Kategorija: Residencies of 2018

Kaunas Artists’ House turns 47 years old with “Behind Closed Doors”, a live performance specially developed for this occasion, presented by this year’s last KAH residents Daniel Neubacher (DE) and Lukas Zerbst (DE).

This November Kaunas Artists’ House is hosting the last participants of this season’s residency programme: artists Daniel Neubacher (DE) and Lukas Zerbst (DE).

This November Kaunas Artists’ House hosted the last participants of this season’s residency programme: artists Daniel Neubacher (DE) and Lukas Zerbst (DE). D. Neubacher and L. Zerbst both attended the University of the Arts Bremen in Germany, where they studied contemporary sculpture. In his varied sculptures, D. Neubacher examines questions of digitisation, identity and the social role of the artist, whereas the core of L. Zerbst’s practice is working with the space and exploring the contemporary discourse on productivity. Within the framework of the KAH residency programme the artists together with sound artist Arūnas Periokas and AuRA dance theatre dancers Julija Mintautė, Matthew Woodcock-Livingston and Mei Chen were developing “Behind Closed Doors”, an experimental, site-specific, multimedia performance, which was presented at KAH on 29 November, 2018.

During the first weekend of August Kaunas Artists’ House yard hosted a very special residency: the travelling culture club “RättBuss“, arriving to Kaunas from Sweden in a 15m long bus for the last stop of their migrating festival.

During the first weekend of August Kaunas Artists’ House yard will host a very special residency: the travelling culture club “RättBuss“, arriving to Kaunas from Sweden in a 15m long bus for the last stop of their migrating festival.

Leave the house to join us to celebrate the fabric of the everyday! We’ll be asking for your suggestions to help guide the algorithm to astound and amaze us all.

The final event will draw on inspiration from what’s left behind. In a sense, both boredom and failure are manifestations of waste, and vice versa. YouTube’s algorithm draws us in, perpetually trying to manoeuvre our attention to capture our time within its vortex of images.

In January and April, 2018, Dalia Mikonytė and Adomas Žudys resided at Kaunas Artists’ House, aiming to produce “Kaunas Study” – a video work conceived as a compliment to the unique modernism of Kaunas and also forming a part of their ongoing project “City Studies”.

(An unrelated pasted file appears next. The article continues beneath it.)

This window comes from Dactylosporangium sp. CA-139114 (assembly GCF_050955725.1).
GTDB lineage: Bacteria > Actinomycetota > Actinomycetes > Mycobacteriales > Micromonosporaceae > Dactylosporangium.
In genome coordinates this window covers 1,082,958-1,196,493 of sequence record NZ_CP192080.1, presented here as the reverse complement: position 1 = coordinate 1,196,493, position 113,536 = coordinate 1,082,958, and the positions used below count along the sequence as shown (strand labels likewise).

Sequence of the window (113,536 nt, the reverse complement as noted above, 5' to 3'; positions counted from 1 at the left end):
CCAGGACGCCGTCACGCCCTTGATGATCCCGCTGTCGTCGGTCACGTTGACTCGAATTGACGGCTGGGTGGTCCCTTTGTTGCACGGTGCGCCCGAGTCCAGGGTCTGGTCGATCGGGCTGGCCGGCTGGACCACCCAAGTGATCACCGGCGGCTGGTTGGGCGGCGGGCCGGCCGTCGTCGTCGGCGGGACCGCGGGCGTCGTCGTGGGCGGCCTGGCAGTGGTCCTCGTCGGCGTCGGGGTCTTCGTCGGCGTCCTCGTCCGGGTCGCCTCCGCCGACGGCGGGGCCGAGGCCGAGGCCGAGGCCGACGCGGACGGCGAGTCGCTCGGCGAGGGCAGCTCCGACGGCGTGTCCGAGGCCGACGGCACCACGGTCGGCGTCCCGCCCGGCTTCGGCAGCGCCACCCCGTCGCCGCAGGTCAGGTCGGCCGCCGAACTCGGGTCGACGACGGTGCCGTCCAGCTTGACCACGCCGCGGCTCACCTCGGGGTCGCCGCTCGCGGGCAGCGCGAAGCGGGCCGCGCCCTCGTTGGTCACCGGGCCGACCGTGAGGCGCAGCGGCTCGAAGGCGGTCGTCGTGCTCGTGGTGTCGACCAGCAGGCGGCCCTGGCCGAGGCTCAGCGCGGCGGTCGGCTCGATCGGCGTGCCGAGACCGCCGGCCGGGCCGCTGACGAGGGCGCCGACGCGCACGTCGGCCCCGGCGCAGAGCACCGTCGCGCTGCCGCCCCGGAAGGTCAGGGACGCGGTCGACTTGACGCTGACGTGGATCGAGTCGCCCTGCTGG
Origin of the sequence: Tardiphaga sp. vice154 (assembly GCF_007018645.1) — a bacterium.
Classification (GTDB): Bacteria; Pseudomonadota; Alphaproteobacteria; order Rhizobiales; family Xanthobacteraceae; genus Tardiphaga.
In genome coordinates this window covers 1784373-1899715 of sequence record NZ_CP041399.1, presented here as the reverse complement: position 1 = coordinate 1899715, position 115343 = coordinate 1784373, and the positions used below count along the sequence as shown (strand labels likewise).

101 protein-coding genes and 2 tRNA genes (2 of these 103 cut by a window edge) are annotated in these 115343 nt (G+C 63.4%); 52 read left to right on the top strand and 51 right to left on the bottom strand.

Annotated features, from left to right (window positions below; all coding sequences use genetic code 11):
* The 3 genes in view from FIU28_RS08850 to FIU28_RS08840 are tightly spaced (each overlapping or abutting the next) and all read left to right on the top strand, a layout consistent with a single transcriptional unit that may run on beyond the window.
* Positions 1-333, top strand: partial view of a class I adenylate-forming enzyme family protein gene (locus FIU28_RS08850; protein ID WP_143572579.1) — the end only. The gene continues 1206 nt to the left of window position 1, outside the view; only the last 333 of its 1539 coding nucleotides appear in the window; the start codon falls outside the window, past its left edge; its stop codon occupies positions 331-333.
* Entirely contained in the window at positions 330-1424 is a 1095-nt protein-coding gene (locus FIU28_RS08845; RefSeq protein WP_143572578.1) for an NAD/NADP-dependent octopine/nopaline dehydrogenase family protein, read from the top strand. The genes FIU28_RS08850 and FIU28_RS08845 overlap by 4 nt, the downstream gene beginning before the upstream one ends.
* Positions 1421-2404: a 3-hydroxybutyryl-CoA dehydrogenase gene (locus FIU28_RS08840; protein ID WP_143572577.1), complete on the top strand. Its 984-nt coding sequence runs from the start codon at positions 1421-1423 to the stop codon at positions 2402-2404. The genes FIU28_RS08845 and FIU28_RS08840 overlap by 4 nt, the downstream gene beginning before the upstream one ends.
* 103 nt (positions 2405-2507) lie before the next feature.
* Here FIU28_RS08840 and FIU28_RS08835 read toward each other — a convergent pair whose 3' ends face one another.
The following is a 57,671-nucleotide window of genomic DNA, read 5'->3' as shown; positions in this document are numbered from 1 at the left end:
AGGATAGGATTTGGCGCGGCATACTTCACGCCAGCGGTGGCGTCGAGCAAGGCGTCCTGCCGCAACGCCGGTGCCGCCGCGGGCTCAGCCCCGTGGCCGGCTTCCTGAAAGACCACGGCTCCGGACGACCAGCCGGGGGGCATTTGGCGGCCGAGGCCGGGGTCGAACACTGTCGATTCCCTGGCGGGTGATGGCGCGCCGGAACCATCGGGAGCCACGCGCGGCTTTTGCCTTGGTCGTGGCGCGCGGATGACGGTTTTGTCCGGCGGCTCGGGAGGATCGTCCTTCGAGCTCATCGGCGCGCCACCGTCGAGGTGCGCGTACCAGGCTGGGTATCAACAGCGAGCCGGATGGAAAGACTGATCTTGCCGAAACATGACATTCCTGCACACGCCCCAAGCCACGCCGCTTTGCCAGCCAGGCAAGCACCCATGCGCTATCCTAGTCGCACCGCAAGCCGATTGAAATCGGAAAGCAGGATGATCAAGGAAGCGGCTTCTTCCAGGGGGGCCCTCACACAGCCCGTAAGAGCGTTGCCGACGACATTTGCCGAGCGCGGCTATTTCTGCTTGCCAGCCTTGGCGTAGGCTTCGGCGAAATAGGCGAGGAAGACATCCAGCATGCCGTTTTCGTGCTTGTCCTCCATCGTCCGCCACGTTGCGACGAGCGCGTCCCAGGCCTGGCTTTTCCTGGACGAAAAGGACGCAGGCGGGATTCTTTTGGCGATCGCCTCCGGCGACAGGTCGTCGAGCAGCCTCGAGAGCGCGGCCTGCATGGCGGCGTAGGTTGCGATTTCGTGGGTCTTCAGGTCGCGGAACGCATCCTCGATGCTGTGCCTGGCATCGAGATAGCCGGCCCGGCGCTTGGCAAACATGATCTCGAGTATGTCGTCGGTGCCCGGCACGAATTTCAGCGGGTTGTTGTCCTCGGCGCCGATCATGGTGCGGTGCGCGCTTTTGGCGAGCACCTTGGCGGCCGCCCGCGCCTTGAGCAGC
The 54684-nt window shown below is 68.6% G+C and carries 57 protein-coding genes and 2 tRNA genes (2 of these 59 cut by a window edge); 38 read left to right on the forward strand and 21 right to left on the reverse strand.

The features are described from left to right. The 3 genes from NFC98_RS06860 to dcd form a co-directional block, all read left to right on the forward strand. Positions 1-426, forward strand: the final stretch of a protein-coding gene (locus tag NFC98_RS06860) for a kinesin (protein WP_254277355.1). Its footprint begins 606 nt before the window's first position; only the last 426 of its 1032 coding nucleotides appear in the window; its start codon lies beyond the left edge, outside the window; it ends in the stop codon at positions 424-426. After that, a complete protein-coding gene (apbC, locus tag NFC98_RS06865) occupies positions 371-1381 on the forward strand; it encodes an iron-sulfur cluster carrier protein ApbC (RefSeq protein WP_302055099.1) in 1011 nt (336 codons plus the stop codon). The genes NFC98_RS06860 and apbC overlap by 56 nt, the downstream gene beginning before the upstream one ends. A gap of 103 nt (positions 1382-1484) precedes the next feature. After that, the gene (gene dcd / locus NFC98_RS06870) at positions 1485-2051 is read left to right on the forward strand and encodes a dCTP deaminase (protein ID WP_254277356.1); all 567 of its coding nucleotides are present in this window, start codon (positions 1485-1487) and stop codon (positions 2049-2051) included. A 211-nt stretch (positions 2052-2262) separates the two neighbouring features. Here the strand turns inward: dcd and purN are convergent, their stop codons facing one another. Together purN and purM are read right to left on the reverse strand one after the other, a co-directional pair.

The second event of the series addresses boredom, the unforgivable failure of not being excited, unpicking notions of productivity and societal blackmail on private time. It explores the realm of the eponymous Noontide Demon and its contemporary incarnations, judged as inevitable and feared by Medieval monks.

In the first of a series of illustrated and performative lectures Paulina Drėgvaitė and Nick Wood dissect the notions of failure in societal discourse through the lens of YouTube as an archive of the everyday, hosting micro-histories of the pleasures of failure. The evening will look at online archives as an abyss, a dark and seemingly endless void of time and history with an algorithmic-keeper alongside user-curators.

Dalia Mikonytė and Adomas Žudys began their residency at Kaunas Artists’ House in January, 2018, aiming to produce “Kaunas Study” – a video work conceived as a compliment to the unique modernism of Kaunas and also forming a part of their ongoing project “City Studies”.

In May 2018 Kaunas Artists’ House will continue its artistic residency series by hosting artists and curators Paulina Drėgvaitė (UK/LT) and Nick Wood (UK). During their residency the artists will establish an open studio within KAH in which they will be developing My soul knows my meat is doing bad things, a new artistic collaboration exploring the notions of failure, boredom and waste. Combining differing backgrounds from both film curation and contemporary art this new project hopes to explore interests within counter cultures, defining anti-productivity and alternative modes of archiving. Viewing YouTube as an archive of everyday micro-histories, this project aims to locate alternatives to the notions of success and productivity that dominate societal discourse.

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